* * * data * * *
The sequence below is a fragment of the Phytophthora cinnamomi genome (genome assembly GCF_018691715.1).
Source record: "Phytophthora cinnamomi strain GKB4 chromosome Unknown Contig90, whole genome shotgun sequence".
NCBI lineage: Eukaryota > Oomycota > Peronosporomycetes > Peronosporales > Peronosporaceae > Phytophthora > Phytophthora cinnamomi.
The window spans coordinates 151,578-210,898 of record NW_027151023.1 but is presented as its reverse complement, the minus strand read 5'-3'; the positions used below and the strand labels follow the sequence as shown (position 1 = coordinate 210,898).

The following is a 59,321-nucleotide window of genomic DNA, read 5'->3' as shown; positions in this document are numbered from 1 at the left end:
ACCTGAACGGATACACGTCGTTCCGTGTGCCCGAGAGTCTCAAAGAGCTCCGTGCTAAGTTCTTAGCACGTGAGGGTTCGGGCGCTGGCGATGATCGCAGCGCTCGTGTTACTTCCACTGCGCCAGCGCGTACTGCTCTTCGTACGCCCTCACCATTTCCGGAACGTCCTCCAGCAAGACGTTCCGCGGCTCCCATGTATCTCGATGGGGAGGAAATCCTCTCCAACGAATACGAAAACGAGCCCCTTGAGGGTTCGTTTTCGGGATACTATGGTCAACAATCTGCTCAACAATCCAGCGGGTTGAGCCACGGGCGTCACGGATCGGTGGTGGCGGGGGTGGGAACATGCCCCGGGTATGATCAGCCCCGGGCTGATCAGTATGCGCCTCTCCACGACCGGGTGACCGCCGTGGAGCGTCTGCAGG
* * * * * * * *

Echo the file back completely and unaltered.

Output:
The sequence below is a fragment of the Phytophthora cinnamomi genome (genome assembly GCF_018691715.1).
Source record: "Phytophthora cinnamomi strain GKB4 chromosome Unknown Contig90, whole genome shotgun sequence".
NCBI lineage: Eukaryota > Oomycota > Peronosporomycetes > Peronosporales > Peronosporaceae > Phytophthora > Phytophthora cinnamomi.
The window spans coordinates 151,578-210,898 of record NW_027151023.1 but is presented as its reverse complement, the minus strand read 5'-3'; the positions used below and the strand labels follow the sequence as shown (position 1 = coordinate 210,898).

The following is a 59,321-nucleotide window of genomic DNA, read 5'->3' as shown; positions in this document are numbered from 1 at the left end:
ACCTGAACGGATACACGTCGTTCCGTGTGCCCGAGAGTCTCAAAGAGCTCCGTGCTAAGTTCTTAGCACGTGAGGGTTCGGGCGCTGGCGATGATCGCAGCGCTCGTGTTACTTCCACTGCGCCAGCGCGTACTGCTCTTCGTACGCCCTCACCATTTCCGGAACGTCCTCCAGCAAGACGTTCCGCGGCTCCCATGTATCTCGATGGGGAGGAAATCCTCTCCAACGAATACGAAAACGAGCCCCTTGAGGGTTCGTTTTCGGGATACTATGGTCAACAATCTGCTCAACAATCCAGCGGGTTGAGCCACGGGCGTCACGGATCGGTGGTGGCGGGGGTGGGAACATGCCCCGGGTATGATCAGCCCCGGGCTGATCAGTATGCGCCTCTCCACGACCGGGTGACCGCCGTGGAGCGTCTGCAGG